I am always interested in how bureaucracies work. I am also always interested in how information is handled.
I reprinted an article that I wrote in 1977, “Confessions of a Washington Reject.” This led to a question on one of the GaryNorth.com forums regarding the ways in which administrative assistants handle hiring staffs.
AA’s know what their bosses want.http://en.wikipedia.org/wiki/Fanne_Foxe
I want to elaborate on the Wayne Hays incident. But first, an extract from the Washington Post‘s account (May 23, 1976).
Note: $14,000 in 1976 was $58,000 in today’s money.
Closed Session Romance on the Hill Rep. Wayne Hays’ $14,000-a-Year Clerk Says She’s His Mistress
For nearly two years, Rep. Wayne L. Hays (D-Ohio), powerful chairman of the House Administration Committee, has kept a woman on his staff who says she is paid $14,000 a year in public money to serve as his mistress. Hays denies this, saying “Hell’s fire! I’m a very happily married man.”
“I can’t type, I can’t file, I can’t even answer the phone,” says Elizabeth Ray, 27, who began working for Hays in April 1974 as a clerk. Since then, Ray says she has not been asked to do any Congress-related work and appears at her Capitol Hill office once or twice a week for a few hours.
Currently, she is closeted in a luxuriously appointed office in the Longworth House Office Building behind a blank door. “Supposedly,” she says, “I’m on the oversight committee. But I call it the Out-of-Sight Committee.” According to Ray, the 64-year-old congressman usually has visited her for sexual relations once or twice a week in their long-standing relationship.
Hays divorced his first wife of over 25 years last year. Five weeks ago he married his veteran Ohio office secretary, Pat Peak, who continues to live in Ohio.
As chairman of the Administration Committee, Hays quietly exercises enormous power over such Hill activities as congressional travel, payroll, staffing, parking and police. He also serves on the House International Relations Committee.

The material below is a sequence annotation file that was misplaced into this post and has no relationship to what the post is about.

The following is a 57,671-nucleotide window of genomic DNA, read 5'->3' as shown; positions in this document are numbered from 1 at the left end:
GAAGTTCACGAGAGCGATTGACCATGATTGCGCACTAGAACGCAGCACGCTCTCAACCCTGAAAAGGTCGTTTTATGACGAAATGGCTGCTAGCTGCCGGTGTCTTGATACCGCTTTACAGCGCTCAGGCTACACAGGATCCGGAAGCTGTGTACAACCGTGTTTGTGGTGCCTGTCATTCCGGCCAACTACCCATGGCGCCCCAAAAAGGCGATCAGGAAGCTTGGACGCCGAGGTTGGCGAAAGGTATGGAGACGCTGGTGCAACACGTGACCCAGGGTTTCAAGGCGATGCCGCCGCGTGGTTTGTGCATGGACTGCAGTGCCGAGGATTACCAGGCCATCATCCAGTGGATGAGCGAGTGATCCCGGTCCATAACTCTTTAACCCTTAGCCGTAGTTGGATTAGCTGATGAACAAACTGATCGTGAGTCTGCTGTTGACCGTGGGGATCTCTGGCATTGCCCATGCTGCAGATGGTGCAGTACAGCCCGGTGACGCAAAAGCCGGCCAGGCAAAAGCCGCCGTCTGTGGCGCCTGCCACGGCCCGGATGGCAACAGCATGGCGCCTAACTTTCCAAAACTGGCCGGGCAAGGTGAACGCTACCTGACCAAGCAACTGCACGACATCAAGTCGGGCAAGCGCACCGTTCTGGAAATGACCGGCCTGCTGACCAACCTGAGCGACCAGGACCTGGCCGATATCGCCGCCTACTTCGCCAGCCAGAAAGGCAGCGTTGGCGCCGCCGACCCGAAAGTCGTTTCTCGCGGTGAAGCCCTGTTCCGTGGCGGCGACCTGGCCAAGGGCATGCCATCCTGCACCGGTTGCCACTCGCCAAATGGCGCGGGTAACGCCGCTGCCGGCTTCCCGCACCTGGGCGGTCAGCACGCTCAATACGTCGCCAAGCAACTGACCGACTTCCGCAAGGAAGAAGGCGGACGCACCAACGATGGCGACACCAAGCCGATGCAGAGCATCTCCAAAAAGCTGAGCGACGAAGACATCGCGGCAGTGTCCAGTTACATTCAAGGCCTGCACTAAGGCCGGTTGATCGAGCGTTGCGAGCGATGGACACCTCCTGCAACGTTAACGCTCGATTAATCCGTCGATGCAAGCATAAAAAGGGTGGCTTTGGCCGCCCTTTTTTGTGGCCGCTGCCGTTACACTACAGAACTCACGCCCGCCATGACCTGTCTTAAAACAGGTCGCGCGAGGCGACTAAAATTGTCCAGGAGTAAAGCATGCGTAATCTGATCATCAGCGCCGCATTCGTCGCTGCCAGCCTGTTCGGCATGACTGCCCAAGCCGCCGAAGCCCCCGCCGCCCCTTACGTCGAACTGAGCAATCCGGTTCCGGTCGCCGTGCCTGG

Last year Hays, who was first elected to Congress in 1948, survived a challenge from House freshmen to replace him as committee chairman.
This ended Hays’ career.
Wayne Levere Hays (May 13, 1911, Bannock, Ohio — February 10, 1989, Wheeling, West Virginia) was an American politician whose strong rule of the House Administration Committee extended to even the smallest items. In the mid-1970s, lawmakers avoided crossing Hays for fear that he would shut off the air conditioning in their offices.
While his colleagues might have argued over whether he, as chairman of the House Administrative Committee and the Democratic Campaign Committee, was the second or third most powerful member of Congress, few disagreed that he stood in a class by himself as the meanest man in the House.
I arrived on Capitol Hill in the second week of June, 1976. The Hays scandal was about two weeks old.
GOING UP. GOING DOWN.
Hays was in charge of hiring and firing the elevator operators. In those days, and I suppose today, the elevators were not automatic. Getting a job as an elevator operator was a big deal. It was guaranteed work. It did not take much intelligence to do it.
There was a rule that was in existence at the time that I arrived. It was an unwritten rule, but I saw it every day. The elevator operators were not allowed to sit down. It seemed like a stupid rule, but that was the rule. It was enforced by Wayne Hays.
Within a few days of my arrival, the elevator operators were sitting on stools. I was told by others on Ron Paul’s staff that one of the elevator operators had initially brought in a seat that was on top of an extended pole. It was not a stool, but it enabled him to recline slightly as he did his job. It took a load off his feet. I cannot say that I ever saw this, but I suspect the story is true.
(For the rest of my article, click the link.)